Orange brick is out in favor of glass curtain walls and limestone rain-screens.
It used to be that if you were lost in West Philadelphia and near red brick buildings you were on Penn’s campus and if you were around orange brick buildings it meant that you were on Drexel’s campus. But that is changing on both sides of Chestnut Street. With the creation of Drexel’s master plan dating from 2011 and the construction of new buildings including the LeBow College of Business the university is going decidedly upscale.
The new materials include glass curtain walls, metal panels and limestone rain screens with nary a brick insight. The extent to which Drexel wants to banish the brick, as a vestige of its pedestrian past, can be seen in its commissioning of a Color Master Plan. Drexel is not content with only building new structures, or renovating existing facades by adding glass and new materials, they actually want to eliminate orange entirely. Drexel has embarked on a quest to repaint the orange brick to a decidedly more upscale reddish variegated brick, making it – dare we say – Ivy league looking.
Why would Drexel spend all this money on painting brick? Because color matters. And quite frankly color is the least expensive way to re-brand. Orange symbolizes energy and vitality, but it also connotes cheapness. How many orange plastic laminate benches have you sat in while eating at fast food restaurants? While orange was considered “groovy” in the 1970’s, when the majority of the campus was built, it also suggests a lack of intellectual rigor and bad taste. Red on the other hand symbolizes passion and power. Red is the color of royalty and is the color of good luck, its one of people’s favorite colors and is used on corporate logos throughout the world.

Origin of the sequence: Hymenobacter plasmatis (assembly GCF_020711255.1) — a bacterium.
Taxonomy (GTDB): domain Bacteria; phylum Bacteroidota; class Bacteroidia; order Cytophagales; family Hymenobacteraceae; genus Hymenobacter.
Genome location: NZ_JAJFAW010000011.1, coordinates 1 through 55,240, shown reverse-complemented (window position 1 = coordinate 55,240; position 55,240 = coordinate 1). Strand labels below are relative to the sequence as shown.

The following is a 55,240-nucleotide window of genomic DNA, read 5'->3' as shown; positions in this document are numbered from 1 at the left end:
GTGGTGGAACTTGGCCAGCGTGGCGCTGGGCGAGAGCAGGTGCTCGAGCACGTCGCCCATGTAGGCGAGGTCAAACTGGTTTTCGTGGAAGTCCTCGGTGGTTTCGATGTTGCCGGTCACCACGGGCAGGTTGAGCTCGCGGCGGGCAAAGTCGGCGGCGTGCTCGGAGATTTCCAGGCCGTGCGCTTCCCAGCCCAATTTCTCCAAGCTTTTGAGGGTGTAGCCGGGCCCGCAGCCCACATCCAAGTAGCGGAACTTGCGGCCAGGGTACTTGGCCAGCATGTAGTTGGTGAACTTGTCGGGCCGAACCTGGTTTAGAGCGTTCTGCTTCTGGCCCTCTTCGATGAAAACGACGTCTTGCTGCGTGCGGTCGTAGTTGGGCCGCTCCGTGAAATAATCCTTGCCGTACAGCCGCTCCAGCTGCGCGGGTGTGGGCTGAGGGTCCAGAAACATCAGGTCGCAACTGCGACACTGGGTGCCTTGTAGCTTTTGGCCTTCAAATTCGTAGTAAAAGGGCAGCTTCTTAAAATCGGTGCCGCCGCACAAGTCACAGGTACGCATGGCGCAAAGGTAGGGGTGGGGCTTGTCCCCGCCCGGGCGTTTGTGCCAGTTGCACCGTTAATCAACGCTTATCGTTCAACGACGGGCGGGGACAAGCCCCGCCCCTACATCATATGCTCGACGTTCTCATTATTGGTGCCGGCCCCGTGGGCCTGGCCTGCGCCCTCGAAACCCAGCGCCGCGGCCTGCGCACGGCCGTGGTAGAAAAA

Bottom Line: The compelling aspect of Drexel’s new buildings is that they are more in keeping with the Universities original 1891 Main Building than with the international style buildings from the 1970’s. The Main building, innovative in its day with its central court, blond/beige brick, limestone trim and terra-cotta ornament, was the architectural representation of Anthony Drexel’s emphasis on preparing students for an industrial age. In a sense the re-branding of Drexel is returning the campus back to its roots, an authentic re-imagined twenty-first century style adaptation while preparing students for the new cloud based interconnected information age. And while Drexel and Penn’s campuses may be merging into one big University-alopolis, students no longer need to navigate West Philadelphia by school colors, they have an App for that.